Watchtime episode 12: How to win friends & influence people - MintTwist
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Watchtime episode 12: How to win friends & influence people

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On this new episode, we will talk about Dale Carnegie’s best selling book How to win friends and influence people. Although this masterpiece was published 84 years ago, its tips are still of great help for marketers and salespeople. Some of these are:

  1. Do not criticise, condemn or complain. In the context of marketing and sales, you will encounter many people with who you won’t share your point of view. Thus, it depends on you how you look at the other person’s point of view, and how you agree with it.
  2. Be generous with praise. Everyone loves receiving compliments! So, why don’t you use your social media channels to spread some support around?
  3. Use names. Make sure that you know the name of the people you are sitting down within a sales meeting. 
  4. Be genuinely interested in other people’s stories. Another hard piece of advice here. Just show interest and listen to what someone is telling you or, at least, fake it until you make it.
  5. Acknowledge your own mistakes. Don’t make any excuses: step forward and admit your mistakes. 

Do you want to listen to the rest of Dale Carnegie’s best tips? Listen to our podcast now! 

*This episode was multi-streamed with ReStream.


Intro (00:03):

The WATCHTIME show sponsored by digital agency MintTwist.

Elliott King (00:13):

Hello, and welcome to another episode of watch time. My name is Elliot King.

Aleksandra King (00:17):

And I’m Aleksandra King.

Elliott King (00:18):

And this show is brought to you by MintTwist the digital agency, and it’s streamed, ‘multi-streamed’, using the Restream software. So Aleksandra, what are we talking about today?

Aleksandra King (00:30):

We have such an interesting subject, how to win friends and influence people.

Elliott King (00:35):

Yeah. And for those of you who may not know, that is also the title of a very famous book written by one Dale Carnegie. It was written a very long time, almost a hundred years ago, but this man is famous as a public speaker and a training person to marketers and salespeople and business people alike.

Aleksandra King (00:56):

He was absolutely brilliant. And what he says is just so relevant. It gives me goosebumps, literally goosebumps, everywhere. We can all learn. We should all read this book if we haven’t already and definitely learn from it.

Elliott King (01:07):

Yeah. It’s got some great tips and we’re going to be stepping through them in this episode.

Aleksandra King (01:12):

I definitely don’t stick to a lot of these, so it’s good to recap actually.

Elliott King (01:16):

It really is. I mean, there’s sort of the sort of lessons that are going to stay consistent a hundred years ago, a hundred years from now. And there are lessons in life as well as some business on there, which makes them extra interesting.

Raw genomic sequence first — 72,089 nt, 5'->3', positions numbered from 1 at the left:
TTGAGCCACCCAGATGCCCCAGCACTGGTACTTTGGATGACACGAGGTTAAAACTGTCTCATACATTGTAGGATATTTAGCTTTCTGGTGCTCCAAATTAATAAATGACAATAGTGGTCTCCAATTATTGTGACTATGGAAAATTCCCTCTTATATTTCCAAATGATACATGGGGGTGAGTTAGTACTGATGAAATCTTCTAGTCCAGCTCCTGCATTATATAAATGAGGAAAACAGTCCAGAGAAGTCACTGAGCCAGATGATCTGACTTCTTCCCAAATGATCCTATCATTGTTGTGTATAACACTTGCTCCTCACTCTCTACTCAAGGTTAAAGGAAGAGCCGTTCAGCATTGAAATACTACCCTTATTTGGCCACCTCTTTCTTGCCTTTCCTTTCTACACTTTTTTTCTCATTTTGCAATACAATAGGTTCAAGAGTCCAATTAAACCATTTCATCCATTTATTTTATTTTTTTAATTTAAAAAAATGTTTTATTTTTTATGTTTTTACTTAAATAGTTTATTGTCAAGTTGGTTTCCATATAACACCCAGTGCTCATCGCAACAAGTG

Aleksandra King (01:28):

Right. Let’s get cracking. First one. This is probably the most difficult, literally for everyone, I think, “do not criticize condemn or complain” because in his words that’s reserved for falls. So harsh.

Elliott King (01:44):

Yeah. I mean, so what can we do then if we’re attempted to criticize and we don’t agree with something

Aleksandra King (01:52):

Well, you know, our parents have always told us and our parents, parents are their parents, “if you don’t have anything nice to say, don’t say anything at all”. But we can’t do that. Can we, it’s just so tempting to criticize. It really is. It’s horrible. It’s like a disease, criticism disease.

Elliott King (02:10):

It is. I mean, I think we’ve got to remember that this book and the advice here is written in the context of marketers, salespeople, and businesspeople. So, the objective is if we’re trying to convince someone to engage with us, obviously if we’re criticizing them, we’re going to introduce a negativity into the conversation. So, on one level, it’s quite obvious.

Aleksandra King (02:30):

Yeah. You wouldn’t criticize anyone in a sales meeting, but you probably would close the door afterwards and then go, well, that person was terrible, you know, you would, it’s just human nature. So, we have to like fight that urge, I suppose. That’s the hardest one of all, for me.

Elliott King (02:48):

Yeah. I think for me, um, it’s a hard one. If you disagree with someone on some sort of objective point, um, if you’re feeling like you want to disagree with them for the sake of it, you know, it probably means you’re in a bad place in that marketing or sales or communications conversation. And you need to either do one of two things, either change your mind and try and get on, on board with what’s being said to you, or kind of as opposed to directly criticize; you question what’s being said.

Aleksandra King (03:20):

Well, you know, there’s a very interesting thing in your personality, a little. Cause I think that you’re able, like if someone says something that you don’t like, you’re really able, to go with it and you almost give that person a sense of agreeing with them. Now I know you very well and I know what you’re not agreeing, but it does actually make the other person feel so much more comfortable and they can carry on talking about this subject without feeling like they’re going to be attacked. I cannot do that. I just can’t. I have to say exactly what’s on my mind, but you’ve definitely in that way, your way, that you’re really good.